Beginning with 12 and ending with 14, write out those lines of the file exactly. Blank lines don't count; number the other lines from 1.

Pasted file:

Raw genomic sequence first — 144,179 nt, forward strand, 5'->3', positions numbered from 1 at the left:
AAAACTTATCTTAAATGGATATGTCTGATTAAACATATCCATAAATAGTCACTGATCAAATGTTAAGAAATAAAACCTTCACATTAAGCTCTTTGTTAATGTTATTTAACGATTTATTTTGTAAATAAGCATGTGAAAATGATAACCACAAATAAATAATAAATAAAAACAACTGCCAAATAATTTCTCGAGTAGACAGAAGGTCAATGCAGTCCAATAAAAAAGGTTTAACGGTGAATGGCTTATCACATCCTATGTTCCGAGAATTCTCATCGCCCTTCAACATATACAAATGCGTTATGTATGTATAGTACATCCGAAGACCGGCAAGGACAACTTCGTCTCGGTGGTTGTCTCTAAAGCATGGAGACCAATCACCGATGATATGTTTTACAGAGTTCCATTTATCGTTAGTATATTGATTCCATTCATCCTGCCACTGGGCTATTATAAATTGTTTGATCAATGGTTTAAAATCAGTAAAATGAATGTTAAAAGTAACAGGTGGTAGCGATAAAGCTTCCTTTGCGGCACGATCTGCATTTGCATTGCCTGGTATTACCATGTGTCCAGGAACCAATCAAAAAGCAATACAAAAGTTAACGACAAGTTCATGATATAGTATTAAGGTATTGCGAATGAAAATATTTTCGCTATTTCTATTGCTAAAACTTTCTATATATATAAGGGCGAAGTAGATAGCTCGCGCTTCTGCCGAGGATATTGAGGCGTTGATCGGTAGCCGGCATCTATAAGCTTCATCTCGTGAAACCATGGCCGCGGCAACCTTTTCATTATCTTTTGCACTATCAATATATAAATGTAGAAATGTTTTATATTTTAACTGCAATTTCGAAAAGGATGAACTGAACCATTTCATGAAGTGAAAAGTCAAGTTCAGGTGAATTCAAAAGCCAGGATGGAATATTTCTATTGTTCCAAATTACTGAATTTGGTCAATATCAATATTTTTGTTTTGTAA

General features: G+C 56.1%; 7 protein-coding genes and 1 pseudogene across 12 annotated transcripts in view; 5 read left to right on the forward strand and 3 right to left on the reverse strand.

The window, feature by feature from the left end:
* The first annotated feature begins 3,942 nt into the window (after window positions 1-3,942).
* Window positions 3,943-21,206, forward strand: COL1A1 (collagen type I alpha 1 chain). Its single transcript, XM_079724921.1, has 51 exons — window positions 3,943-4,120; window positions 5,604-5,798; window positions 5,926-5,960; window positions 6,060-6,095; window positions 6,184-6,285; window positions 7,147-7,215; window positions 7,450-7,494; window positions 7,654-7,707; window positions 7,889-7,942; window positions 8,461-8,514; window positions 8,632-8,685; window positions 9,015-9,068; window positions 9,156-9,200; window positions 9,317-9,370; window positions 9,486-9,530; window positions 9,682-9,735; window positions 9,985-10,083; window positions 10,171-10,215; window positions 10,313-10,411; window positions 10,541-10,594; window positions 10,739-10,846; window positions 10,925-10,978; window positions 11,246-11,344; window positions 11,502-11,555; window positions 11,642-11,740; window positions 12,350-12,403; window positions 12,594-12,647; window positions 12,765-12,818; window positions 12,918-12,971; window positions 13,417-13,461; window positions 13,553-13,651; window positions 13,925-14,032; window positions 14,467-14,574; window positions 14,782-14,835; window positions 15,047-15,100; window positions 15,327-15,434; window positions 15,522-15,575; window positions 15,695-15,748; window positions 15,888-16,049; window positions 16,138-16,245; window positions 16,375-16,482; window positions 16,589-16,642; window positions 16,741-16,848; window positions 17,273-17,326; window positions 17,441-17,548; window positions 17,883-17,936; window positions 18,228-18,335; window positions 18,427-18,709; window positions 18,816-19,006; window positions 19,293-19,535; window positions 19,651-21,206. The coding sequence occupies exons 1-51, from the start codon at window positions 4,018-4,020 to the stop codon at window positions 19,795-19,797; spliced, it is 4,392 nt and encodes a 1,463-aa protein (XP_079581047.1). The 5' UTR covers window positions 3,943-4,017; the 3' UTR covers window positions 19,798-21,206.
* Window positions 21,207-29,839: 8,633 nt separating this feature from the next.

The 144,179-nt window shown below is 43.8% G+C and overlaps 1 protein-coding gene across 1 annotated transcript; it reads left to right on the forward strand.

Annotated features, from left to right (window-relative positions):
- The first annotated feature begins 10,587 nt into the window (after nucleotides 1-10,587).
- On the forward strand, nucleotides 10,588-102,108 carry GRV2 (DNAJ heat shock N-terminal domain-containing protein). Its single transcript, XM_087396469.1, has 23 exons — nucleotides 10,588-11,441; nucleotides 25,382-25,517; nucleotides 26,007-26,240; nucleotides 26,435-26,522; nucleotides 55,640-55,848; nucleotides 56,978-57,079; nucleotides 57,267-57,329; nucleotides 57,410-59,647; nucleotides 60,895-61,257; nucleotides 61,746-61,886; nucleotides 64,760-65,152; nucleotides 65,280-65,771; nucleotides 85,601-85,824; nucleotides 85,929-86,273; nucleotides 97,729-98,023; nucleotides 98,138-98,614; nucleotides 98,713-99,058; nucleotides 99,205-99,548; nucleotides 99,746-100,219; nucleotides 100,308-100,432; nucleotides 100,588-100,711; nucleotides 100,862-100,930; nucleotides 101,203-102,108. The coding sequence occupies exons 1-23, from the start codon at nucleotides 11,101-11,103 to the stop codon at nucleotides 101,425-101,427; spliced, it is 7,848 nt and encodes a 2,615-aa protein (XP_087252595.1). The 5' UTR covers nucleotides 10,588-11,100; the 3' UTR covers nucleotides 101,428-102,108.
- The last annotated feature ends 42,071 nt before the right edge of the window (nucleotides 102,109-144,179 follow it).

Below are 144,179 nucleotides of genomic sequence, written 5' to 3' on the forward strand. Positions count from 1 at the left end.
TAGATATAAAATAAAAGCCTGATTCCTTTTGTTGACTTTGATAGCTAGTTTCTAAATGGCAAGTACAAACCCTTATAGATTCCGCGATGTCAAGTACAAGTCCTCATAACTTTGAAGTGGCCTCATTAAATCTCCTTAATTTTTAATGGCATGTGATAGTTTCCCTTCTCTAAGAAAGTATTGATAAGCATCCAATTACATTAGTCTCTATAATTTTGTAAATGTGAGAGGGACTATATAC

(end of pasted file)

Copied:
- The last annotated feature ends 42,071 nt before the right edge of the window (nucleotides 102,109-144,179 follow it).

Below are 144,179 nucleotides of genomic sequence, written 5' to 3' on the forward strand. Positions count from 1 at the left end.
TAGATATAAAATAAAAGCCTGATTCCTTTTGTTGACTTTGATAGCTAGTTTCTAAATGGCAAGTACAAACCCTTATAGATTCCGCGATGTCAAGTACAAGTCCTCATAACTTTGAAGTGGCCTCATTAAATCTCCTTAATTTTTAATGGCATGTGATAGTTTCCCTTCTCTAAGAAAGTATTGATAAGCATCCAATTACATTAGTCTCTATAATTTTGTAAATGTGAGAGGGACTATATAC